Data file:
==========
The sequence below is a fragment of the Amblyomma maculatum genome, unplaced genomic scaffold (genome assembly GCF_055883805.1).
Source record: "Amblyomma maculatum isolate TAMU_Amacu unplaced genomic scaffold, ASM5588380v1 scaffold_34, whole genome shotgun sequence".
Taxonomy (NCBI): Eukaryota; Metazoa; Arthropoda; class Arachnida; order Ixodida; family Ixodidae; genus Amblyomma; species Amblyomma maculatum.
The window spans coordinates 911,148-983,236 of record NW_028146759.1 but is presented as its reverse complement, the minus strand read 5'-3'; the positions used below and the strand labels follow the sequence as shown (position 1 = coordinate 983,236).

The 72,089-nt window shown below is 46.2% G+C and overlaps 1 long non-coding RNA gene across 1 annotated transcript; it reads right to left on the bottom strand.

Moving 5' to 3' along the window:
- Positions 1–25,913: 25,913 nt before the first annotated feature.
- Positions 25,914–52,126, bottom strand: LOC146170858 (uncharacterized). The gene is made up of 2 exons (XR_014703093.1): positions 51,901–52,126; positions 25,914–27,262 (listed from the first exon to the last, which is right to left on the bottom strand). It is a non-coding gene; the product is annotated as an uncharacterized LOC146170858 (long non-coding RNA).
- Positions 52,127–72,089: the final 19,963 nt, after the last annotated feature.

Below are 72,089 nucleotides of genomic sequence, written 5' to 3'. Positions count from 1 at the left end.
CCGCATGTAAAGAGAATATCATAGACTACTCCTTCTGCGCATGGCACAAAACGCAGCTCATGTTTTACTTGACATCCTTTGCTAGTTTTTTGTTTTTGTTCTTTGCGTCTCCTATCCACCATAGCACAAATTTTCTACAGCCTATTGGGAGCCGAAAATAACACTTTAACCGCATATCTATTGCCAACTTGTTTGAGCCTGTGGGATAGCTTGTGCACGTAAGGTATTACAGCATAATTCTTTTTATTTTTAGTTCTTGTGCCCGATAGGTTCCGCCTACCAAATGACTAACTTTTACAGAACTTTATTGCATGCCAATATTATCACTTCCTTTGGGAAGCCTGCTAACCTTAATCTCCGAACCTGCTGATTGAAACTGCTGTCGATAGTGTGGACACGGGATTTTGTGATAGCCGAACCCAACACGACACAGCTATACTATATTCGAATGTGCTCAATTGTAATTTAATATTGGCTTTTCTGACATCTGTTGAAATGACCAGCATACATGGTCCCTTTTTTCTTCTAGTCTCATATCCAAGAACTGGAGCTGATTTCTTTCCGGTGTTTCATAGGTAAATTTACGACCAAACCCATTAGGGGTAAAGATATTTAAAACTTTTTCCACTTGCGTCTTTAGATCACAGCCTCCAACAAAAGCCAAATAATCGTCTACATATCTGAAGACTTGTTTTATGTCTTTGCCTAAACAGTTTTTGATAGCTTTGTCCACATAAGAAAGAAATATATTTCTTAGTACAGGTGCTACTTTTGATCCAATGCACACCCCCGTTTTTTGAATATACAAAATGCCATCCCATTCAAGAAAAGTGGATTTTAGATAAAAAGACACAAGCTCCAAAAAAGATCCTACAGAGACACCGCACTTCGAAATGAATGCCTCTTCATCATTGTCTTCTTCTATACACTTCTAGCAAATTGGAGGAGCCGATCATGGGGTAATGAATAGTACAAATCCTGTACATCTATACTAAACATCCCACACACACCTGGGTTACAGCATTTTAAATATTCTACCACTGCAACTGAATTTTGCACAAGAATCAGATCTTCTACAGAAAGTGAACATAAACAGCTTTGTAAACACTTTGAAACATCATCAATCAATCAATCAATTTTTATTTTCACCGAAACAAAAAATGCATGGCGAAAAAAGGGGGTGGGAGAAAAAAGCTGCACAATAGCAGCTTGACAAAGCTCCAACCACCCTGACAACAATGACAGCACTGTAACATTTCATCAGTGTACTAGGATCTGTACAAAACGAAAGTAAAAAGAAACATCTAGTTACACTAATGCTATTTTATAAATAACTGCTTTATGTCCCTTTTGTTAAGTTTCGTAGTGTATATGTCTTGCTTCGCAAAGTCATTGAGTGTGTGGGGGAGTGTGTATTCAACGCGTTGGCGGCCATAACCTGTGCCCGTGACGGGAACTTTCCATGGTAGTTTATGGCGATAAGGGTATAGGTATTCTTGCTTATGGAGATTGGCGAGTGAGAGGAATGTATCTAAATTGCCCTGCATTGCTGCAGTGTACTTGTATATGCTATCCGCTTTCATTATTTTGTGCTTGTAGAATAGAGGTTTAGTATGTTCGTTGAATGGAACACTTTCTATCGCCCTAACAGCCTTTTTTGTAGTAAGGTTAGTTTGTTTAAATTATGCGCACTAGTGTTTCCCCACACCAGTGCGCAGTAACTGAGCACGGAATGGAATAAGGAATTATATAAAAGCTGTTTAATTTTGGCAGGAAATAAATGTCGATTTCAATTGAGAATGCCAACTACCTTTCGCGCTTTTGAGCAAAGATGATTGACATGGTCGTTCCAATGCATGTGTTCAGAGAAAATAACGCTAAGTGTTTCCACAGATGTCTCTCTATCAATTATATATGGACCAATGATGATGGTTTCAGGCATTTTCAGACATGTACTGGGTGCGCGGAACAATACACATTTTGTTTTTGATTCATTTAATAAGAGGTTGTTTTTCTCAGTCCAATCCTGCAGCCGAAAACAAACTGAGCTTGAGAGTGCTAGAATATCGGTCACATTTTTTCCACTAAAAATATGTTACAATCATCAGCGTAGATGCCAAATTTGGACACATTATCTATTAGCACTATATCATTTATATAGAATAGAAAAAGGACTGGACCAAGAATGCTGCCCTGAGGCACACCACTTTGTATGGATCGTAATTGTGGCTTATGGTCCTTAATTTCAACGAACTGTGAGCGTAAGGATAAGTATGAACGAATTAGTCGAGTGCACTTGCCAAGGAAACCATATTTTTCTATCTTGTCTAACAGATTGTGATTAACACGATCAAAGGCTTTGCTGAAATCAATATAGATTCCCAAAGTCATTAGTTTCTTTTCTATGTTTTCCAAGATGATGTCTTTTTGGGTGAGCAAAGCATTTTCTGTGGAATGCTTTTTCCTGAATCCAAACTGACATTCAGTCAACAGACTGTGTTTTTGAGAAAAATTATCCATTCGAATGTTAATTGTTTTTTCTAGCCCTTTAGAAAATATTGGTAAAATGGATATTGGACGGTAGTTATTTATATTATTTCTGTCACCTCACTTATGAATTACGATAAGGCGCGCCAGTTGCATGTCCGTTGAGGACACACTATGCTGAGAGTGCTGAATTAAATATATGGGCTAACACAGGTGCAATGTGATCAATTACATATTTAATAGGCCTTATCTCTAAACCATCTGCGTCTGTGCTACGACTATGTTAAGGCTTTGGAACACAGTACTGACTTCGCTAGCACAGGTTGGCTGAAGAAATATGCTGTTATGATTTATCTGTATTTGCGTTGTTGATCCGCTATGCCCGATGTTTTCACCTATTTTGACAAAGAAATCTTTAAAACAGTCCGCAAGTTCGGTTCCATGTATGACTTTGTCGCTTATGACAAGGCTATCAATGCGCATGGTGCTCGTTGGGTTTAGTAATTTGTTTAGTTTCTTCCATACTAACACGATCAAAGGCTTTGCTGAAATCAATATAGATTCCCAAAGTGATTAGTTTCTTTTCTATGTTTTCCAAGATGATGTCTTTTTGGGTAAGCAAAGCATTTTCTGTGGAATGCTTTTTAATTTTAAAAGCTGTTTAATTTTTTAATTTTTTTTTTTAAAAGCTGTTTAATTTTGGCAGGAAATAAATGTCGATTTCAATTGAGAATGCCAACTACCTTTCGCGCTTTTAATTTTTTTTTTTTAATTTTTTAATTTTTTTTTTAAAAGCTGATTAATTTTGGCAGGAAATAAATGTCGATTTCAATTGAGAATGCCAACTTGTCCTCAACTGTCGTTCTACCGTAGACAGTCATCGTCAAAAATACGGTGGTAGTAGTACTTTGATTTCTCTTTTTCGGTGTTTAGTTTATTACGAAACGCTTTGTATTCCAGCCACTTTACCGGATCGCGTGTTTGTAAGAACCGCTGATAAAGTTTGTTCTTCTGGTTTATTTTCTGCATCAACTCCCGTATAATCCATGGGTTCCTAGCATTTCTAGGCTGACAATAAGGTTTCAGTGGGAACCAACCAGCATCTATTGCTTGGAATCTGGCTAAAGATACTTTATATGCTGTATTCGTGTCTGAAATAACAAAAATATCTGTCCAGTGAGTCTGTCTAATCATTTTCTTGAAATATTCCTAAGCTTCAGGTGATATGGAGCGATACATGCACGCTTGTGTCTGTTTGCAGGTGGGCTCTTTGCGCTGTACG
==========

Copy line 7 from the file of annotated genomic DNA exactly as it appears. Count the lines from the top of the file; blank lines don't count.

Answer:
- Positions 1–25,913: 25,913 nt before the first annotated feature.